"For me, I'm more of an outside linebacker," the 6-4, 260-pounder said. "You can just look at me and see I look like an outside linebacker. So [the switch to a 3-4] was perfect for me.
"The one thing any [4-3] d-end should think about is you want to be in a 3-4 because it opens everything up for you. You might have to be a yard farther from the [offensive] tackle. But when you're a d-end, you're in the same place every time. The tackle knows what you're doing. When you play outside linebacker, it adds a lot more creativity to what you can do.
"If you buy in to that and understand the concepts of what you're doing, you can really confuse the tackle a lot and it will open things up for you. I've told Trent and Brandon from the beginning, this is going to be really good for you if you kind of just learn to understand what you can do with it."
Not every 4-3-to-3-4 switch has enjoyed the kind of overnight success the Texans had in '11.
When Mike Shanahan took over the Redskins in 2010, he brought in Jim Haslett to run his defense. Haslett deep-sixed the 4-3 the 'Skins had used under Greg Blache and put in a 3-4.
That first year, the Redskins finished 17th in points allowed, 31st in yards allowed, 26th against the run, 31st against the pass and 15th in takeaways.
"It takes a little time to get the personnel you want more than anything," said Redskins inside linebacker London Fletcher, who went through the switch. "It's hard in one offseason to do a complete overhaul on your personnel to go from a 4-3 to a 3-4.
"Sometimes, you have square pegs you're trying to fit into round holes. It took us two offseasons to get the personnel we wanted at the outside linebacker position and the types of ends and nose tackle we wanted."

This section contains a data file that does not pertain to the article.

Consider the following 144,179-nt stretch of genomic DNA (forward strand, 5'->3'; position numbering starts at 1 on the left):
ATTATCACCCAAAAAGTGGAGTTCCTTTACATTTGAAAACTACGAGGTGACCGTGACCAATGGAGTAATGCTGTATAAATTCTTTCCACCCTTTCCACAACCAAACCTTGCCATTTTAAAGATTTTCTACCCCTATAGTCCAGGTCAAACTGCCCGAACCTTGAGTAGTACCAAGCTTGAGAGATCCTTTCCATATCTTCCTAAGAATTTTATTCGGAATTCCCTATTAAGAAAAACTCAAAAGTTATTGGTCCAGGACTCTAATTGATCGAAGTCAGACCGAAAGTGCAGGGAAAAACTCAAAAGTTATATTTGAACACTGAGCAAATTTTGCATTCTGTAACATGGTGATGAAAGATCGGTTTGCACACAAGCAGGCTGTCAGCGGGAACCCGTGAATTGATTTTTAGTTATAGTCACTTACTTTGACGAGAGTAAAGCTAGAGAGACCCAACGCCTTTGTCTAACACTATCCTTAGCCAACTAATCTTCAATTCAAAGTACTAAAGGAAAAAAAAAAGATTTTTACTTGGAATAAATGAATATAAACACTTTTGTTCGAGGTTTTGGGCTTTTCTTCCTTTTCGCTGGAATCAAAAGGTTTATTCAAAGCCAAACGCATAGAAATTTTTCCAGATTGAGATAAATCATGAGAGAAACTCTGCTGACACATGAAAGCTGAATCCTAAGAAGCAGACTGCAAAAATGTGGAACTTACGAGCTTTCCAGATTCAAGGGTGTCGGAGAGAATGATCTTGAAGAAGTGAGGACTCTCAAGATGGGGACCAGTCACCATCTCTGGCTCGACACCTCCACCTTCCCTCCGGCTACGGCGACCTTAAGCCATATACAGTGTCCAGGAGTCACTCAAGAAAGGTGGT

Barry Cofield ended up being that nose tackle. He spent his first five NFL seasons playing in a 4-3 scheme with the Giants before signing with Washington in 2011. He admitted it took him a while to make the transition to the nose.
"You've got to play with great pad level [as a 3-4 nose tackle]," he said. "You have to learn that you really have to occupy yourself with blockers. In the 4-3, you're trying to find the ball, trying to make plays.
"In the 3-4, you can make a great play without even seeing the ballcarrier and just keeping that linebacker clean. You've got to learn to sacrifice yourself. Once you get over that hurdle, it's a lot of fun to play."
Patriots coach Bill Belichick downplayed the differences between a 3-4 and 4-3. Pointed out that most teams, including his, employ multiple fronts.
"I personally never felt it was that big a deal," he said. "People called us a 3-4 team when I was the defensive coordinator of the Giants. But [linebacker] Lawrence [Taylor] rushed 85 percent of the time. So everybody treated us like a four-man line. But to the media and the fans, it was a 3-4.
"Somebody has to play on the end of the line of scrimmage. Whatever you want to call him - linebacker, defensive end, crash end - whatever term you want to use, a guy has to play inside of the outside guy on the line of scrimmage.
"I don't think the spacing, it's important, I'm not saying that. But I don't think it's that big of a deal. We play an even front. We play an odd front. I'm sure Philadelphia will do the same thing."